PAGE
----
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11 Year Old Devout Athiest

Discussion in 'Religious Debates' started by linwood, Oct 27, 2011.

  1. angellous_evangellous

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    Sorta like Christian fundies. :p
     
  2. linwood

    linwood Well-Known Member

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    Jayhawker has a valid point which is why I`ve always had a knowing smile on my face in this forum when reading posts by people who aren`t yet parents about how they wouldn`t influence their children to believe any certain religion/philosophy.

    It can`t be avoided as your child will seek to emulate you regardless of your efforts at a neutral position for them.
    This little fact has caused me more than my fair share of trouble over the past few years.
    Trouble I went to great lengths to avoid.

    Do I consider my child an atheist?

    Yes, but only by the most base singular definition.
    She holds no belief in a deity.

    I want her to at one point study her options and come to a rational, learned position whatever that position may ultimately be.

    I want her to one day ask the question "Why are we here?" and truly seek to find that answer until she eventually settles on a position that rings "True" to her.
    Again it doesn`t matter to me what that position eventually is as long as it`s a position she has considered at great length in a rational manner.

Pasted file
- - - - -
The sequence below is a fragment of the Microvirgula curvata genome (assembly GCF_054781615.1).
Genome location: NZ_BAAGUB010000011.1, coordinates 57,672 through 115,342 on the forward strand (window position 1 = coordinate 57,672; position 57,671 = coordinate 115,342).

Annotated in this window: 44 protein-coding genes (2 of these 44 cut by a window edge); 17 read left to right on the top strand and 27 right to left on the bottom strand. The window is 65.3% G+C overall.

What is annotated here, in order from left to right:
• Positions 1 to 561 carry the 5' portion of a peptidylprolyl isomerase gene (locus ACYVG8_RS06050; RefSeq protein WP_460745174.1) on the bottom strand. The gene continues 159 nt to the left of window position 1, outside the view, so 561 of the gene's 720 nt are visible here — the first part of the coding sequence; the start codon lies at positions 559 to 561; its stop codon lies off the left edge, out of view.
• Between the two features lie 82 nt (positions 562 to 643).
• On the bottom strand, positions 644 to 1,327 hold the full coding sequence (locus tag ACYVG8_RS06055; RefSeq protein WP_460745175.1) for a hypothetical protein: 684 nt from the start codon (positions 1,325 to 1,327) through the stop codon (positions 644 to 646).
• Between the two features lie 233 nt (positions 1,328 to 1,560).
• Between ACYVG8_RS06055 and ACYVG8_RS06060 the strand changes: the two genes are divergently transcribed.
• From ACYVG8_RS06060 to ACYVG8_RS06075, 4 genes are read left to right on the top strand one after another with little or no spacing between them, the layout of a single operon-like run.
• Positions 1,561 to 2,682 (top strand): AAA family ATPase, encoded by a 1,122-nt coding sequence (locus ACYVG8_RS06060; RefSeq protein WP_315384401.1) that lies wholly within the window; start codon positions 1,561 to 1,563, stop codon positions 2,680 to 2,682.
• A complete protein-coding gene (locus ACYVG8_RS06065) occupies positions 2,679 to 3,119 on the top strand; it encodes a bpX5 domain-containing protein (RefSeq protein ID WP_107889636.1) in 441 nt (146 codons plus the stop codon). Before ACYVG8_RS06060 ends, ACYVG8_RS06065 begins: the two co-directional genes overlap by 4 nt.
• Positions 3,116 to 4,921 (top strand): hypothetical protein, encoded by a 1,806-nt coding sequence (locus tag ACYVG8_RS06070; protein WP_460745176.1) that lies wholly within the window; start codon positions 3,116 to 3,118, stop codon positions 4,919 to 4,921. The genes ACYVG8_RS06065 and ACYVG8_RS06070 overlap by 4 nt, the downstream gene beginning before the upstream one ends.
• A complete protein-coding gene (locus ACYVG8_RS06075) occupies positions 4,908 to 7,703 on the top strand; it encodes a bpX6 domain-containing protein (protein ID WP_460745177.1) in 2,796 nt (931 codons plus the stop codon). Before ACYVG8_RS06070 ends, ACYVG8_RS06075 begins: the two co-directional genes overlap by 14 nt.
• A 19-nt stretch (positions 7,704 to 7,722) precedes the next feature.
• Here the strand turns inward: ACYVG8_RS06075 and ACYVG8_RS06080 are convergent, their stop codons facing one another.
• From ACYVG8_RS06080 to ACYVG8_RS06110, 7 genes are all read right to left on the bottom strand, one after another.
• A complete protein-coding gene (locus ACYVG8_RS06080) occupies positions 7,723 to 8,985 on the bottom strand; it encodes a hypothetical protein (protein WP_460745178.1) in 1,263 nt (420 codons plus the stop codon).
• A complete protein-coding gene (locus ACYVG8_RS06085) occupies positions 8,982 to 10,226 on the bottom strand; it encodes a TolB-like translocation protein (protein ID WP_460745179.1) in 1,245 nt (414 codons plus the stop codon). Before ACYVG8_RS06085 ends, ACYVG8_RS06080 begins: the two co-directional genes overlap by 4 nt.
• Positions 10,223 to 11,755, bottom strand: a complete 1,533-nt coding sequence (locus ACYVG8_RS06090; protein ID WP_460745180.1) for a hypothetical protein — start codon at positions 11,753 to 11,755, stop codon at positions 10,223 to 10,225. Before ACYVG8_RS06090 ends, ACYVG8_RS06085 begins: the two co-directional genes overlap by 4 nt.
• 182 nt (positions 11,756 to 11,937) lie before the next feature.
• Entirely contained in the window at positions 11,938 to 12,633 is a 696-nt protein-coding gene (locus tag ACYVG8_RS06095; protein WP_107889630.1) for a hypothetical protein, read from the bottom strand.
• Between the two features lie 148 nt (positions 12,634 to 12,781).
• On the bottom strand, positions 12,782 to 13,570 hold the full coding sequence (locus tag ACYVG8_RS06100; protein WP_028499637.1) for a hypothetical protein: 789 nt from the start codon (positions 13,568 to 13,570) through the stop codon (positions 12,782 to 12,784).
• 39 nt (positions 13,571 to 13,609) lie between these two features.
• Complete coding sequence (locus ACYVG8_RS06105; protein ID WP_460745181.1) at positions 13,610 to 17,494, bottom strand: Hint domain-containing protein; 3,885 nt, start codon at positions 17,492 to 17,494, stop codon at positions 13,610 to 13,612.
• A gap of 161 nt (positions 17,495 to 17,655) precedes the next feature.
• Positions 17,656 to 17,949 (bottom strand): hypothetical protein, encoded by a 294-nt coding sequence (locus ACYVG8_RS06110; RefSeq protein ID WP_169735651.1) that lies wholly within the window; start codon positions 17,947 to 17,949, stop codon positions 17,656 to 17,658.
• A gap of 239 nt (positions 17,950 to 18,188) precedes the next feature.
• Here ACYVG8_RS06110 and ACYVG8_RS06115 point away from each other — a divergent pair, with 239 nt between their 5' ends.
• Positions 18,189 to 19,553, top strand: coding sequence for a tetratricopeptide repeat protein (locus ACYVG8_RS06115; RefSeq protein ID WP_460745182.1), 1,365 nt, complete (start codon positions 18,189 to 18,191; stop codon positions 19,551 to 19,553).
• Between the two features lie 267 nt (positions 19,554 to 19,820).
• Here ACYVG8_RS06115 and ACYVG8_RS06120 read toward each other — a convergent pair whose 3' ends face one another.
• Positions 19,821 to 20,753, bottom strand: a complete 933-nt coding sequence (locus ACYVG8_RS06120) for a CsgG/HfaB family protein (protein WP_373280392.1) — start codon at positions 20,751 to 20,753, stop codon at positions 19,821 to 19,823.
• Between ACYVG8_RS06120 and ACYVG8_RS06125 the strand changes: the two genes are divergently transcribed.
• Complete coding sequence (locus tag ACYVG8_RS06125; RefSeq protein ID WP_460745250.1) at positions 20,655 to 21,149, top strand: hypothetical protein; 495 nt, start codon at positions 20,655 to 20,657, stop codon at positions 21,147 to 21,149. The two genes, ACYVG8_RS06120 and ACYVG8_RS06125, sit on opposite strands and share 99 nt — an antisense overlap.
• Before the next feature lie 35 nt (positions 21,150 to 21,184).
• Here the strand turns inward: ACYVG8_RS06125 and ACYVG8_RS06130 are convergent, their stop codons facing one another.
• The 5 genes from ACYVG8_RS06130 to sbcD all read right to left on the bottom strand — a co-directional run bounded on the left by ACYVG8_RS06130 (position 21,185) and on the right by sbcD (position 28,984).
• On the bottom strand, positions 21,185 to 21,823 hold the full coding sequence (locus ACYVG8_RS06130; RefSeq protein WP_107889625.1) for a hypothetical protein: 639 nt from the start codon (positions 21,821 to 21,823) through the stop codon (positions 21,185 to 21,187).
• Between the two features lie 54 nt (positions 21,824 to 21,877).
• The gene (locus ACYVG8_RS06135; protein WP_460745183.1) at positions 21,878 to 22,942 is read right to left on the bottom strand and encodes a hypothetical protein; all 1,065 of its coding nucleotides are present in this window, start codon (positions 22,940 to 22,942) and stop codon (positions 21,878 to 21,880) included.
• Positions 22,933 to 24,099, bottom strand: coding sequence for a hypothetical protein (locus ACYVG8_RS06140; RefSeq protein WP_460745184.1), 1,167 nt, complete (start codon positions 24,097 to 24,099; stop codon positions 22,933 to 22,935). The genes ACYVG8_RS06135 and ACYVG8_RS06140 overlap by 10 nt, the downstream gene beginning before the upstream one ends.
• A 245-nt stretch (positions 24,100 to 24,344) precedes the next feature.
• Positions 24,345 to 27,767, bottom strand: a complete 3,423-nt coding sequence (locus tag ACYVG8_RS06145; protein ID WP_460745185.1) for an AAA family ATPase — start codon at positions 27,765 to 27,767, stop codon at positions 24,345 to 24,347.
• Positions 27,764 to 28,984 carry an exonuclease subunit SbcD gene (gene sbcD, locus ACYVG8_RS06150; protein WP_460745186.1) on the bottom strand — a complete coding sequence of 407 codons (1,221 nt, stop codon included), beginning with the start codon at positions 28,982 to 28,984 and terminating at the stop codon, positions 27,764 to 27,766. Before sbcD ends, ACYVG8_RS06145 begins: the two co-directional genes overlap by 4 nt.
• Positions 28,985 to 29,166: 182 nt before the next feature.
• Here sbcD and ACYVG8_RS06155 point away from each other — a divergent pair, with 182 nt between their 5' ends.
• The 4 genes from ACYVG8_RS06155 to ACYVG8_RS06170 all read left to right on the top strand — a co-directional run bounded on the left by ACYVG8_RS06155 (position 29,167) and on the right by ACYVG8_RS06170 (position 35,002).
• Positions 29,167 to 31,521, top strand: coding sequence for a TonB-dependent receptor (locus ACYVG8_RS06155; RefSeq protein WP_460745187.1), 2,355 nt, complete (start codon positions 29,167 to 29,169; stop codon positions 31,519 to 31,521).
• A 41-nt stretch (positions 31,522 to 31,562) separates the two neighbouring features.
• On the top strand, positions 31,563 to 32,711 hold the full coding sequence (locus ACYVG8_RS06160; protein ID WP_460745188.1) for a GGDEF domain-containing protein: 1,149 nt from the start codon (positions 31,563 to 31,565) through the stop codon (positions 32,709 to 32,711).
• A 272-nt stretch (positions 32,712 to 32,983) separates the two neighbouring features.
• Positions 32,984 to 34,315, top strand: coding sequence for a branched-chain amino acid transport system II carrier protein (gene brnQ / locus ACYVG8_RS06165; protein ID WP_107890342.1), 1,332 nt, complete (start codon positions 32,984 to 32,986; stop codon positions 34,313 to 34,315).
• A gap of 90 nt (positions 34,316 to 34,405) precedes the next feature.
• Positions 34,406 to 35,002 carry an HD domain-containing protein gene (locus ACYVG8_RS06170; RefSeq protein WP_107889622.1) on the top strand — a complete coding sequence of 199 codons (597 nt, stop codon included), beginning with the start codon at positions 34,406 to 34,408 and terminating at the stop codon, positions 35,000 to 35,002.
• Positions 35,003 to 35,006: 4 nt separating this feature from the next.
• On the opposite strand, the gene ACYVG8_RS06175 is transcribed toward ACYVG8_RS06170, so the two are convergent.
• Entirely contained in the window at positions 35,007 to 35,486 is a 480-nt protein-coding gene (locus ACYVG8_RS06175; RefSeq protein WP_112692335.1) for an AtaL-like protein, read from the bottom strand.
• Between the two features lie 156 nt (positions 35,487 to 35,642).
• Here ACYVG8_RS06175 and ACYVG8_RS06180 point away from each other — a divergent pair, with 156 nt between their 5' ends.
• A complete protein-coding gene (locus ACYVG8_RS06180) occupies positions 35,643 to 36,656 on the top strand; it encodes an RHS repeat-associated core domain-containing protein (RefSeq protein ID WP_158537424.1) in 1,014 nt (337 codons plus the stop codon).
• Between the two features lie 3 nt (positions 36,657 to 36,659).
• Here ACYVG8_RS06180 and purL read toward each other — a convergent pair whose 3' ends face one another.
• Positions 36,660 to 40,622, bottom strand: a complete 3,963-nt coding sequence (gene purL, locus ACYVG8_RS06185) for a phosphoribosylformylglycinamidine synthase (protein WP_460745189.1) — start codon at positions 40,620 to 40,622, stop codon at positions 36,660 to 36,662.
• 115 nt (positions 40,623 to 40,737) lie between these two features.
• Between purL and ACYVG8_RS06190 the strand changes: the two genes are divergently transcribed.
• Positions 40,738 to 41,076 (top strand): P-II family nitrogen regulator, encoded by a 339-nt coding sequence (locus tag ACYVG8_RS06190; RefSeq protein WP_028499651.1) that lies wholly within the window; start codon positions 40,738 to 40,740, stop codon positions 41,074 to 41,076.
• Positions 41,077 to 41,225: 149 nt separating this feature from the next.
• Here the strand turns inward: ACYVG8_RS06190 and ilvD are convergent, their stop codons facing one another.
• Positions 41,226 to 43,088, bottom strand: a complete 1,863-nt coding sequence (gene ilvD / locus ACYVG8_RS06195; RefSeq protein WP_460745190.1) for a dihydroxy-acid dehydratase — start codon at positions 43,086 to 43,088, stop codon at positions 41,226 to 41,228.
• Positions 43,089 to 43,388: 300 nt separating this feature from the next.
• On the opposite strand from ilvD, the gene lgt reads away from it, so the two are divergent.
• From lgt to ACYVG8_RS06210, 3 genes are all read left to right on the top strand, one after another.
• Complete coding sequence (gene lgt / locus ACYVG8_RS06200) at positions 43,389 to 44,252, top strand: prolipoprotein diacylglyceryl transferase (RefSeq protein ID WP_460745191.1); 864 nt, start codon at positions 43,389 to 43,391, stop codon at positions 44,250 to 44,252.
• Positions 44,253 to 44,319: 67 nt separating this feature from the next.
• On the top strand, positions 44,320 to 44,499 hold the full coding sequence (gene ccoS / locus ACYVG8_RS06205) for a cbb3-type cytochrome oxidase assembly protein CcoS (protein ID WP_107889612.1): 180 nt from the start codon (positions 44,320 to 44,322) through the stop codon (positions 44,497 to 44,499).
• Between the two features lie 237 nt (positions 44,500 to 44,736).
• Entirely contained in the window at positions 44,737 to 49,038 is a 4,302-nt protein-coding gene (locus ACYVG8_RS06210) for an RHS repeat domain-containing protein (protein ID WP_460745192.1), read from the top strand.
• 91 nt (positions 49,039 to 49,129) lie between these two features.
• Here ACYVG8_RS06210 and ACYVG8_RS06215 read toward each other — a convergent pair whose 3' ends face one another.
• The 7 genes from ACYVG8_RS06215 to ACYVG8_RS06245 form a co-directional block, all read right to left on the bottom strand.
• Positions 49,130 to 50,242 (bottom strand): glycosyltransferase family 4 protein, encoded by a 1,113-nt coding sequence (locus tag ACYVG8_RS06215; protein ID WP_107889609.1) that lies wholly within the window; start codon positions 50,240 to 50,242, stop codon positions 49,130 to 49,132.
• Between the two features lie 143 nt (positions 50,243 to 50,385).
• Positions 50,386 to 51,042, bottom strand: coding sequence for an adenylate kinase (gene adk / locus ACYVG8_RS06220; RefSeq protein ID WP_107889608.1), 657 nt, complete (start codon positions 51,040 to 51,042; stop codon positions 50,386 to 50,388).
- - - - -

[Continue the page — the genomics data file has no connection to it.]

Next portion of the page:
Then and only then will it really be worth something.
    Then and only then will she hold a philosophy that can truly help her get through life in the best manner possible.

    Until she does this she really has no solid foundation to stand upon.

    Granted, 11 is a little early to be pondering these questions so I think I`ll give her a little more time.

    :)
     
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  3. Revoltingest

    Revoltingest I have the kavorka
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    I didn't wait that long to ponder them.
    I was lucky to have friends who liked to discuss such things for as long as I can remember.
     
  4. linwood

    linwood Well-Known Member

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    True, considering who her father is and the influence my beliefs have had on her life I know she has pondered the possibilities.

    But I`m still gonna give her a little more time to come to a conclusion.

    :)
     
  5. Revoltingest

    Revoltingest I have the kavorka
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    I never thought of a time limit for my kids.
    They just believe what they believe.
     
  6. linwood

    linwood Well-Known Member

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    It doesn`t matter to you "why" they believe it?
     
  7. Revoltingest

    Revoltingest I have the kavorka
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    I suppose that it would if the "why" were wrong-headed & the beliefs offensive, but no such problems.
    Still, it's ultimately their path.
     
  8. angellous_evangellous

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    Sounds like it's time for Christian baptism. :D

    Get rid of the atheism and all is well with the world.
     
  9. Photonic

    Photonic Ad astra!

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    Respect her decisions and she'll respect yours.


    Just leave it be.